The Staple Singers
Freedom Highway — Complete
Don't Lose This
"We're not here to put on a show," remarked Roebuck "Pops" Staples on the night of April 9, 1965 before a congregation at Chicago's New Nazareth Church. The mission of this iconic gospel stylist was to hold a service. But with the Civil Rights Movement at a boil thanks to the three historic marches in Selma, Ala., just few weeks earlier, Staples also had a message for the world.
So tucked in alongside the spirituals Help Me Jesus and Precious Lord, Take My Hand were We Shall Overcome and a tune Staples penned in honor of the marches, Freedom Highway. A mix of pure gospel jubilation, sagely solace and the exquisite guitar tremolo that gave the Staple Singers the most distinctive crossover sound of any gospel group before or since, Freedom Highway became the title tune of a concert recording that, like the Selma marches, is being revisited on the occasion of its 50th anniversary.
Curiously, the reconstituted album, Freedom Highway — Complete, comes to us on the heels of Don't Lose This, a collection of Staples' final — but, until recently, unfinished — recordings that have been lovingly completed with some celebrity assistance.
Staples' desire that Freedom Highway be viewed as church service is now fully realized. The 30-plus minutes of bonus material gives us everything, right down to the benediction and audio of a pass-the-plate offering that failed to raise even $100 to pay the Staple Singers on its first go-round. But there is also glorious music, like a brief Build on That Shore that highlights the effortlessly soulful harmonies of Staples and his children, including a 25 year old Mavis Staples, and a volcanic Tell Heaven that fully lets Mavis loose after some serious father-daughter testifying.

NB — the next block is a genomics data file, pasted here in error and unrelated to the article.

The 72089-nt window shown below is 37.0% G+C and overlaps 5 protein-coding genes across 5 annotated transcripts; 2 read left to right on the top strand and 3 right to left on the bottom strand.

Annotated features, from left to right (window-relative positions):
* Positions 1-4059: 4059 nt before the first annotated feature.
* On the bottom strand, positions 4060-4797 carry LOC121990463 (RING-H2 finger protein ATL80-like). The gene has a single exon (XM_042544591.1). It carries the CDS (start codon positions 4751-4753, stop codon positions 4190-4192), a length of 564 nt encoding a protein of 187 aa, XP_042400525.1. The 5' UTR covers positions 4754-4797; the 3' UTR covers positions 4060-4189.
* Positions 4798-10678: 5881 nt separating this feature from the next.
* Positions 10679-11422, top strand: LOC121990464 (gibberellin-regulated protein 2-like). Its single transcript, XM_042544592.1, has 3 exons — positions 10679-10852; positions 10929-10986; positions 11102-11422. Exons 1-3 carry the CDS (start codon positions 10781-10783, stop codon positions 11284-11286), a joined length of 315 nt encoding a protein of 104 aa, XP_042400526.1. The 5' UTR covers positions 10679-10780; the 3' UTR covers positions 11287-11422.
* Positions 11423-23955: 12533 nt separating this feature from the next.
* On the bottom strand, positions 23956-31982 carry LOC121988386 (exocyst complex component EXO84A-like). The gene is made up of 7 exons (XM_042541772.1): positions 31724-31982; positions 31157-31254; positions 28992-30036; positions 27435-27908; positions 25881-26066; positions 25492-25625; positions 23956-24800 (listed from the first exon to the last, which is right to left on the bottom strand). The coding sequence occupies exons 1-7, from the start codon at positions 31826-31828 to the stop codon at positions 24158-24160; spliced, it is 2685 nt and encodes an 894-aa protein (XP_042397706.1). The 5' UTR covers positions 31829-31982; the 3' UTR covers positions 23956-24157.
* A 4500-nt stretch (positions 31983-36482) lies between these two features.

Mavis co-produced with her father the initial 1998 sessions for Don't Lose This before the latter's death in 2000. But it took the help of Wilco's Jeff Tweedy, a collaborator and producer on albums that helped reboot Mavis' solo career, to bring Don't Lose This to completion.
As with the vintage records of the Staple Singers, the gospel intensity simmers quietly around Pops' whispery singing and the sinewy lines of his guitarwork. Both are highlighted beautifully on an unaccompanied version of Nobody's Fault But Mine that gives this music a strong roots-blues feel. Then again, No News is Good News and Somebody Was Watching, which reunite the all three Staples sisters, rocks with the same freshness that stirs the swing behind the album-closing cover of Bob Dylan's Gotta Serve Somebody.
It makes for a fascinating epilogue to steadfast gospel career that never strayed from the Freedom Highway.
Walter Tunis | Contributing Music Critic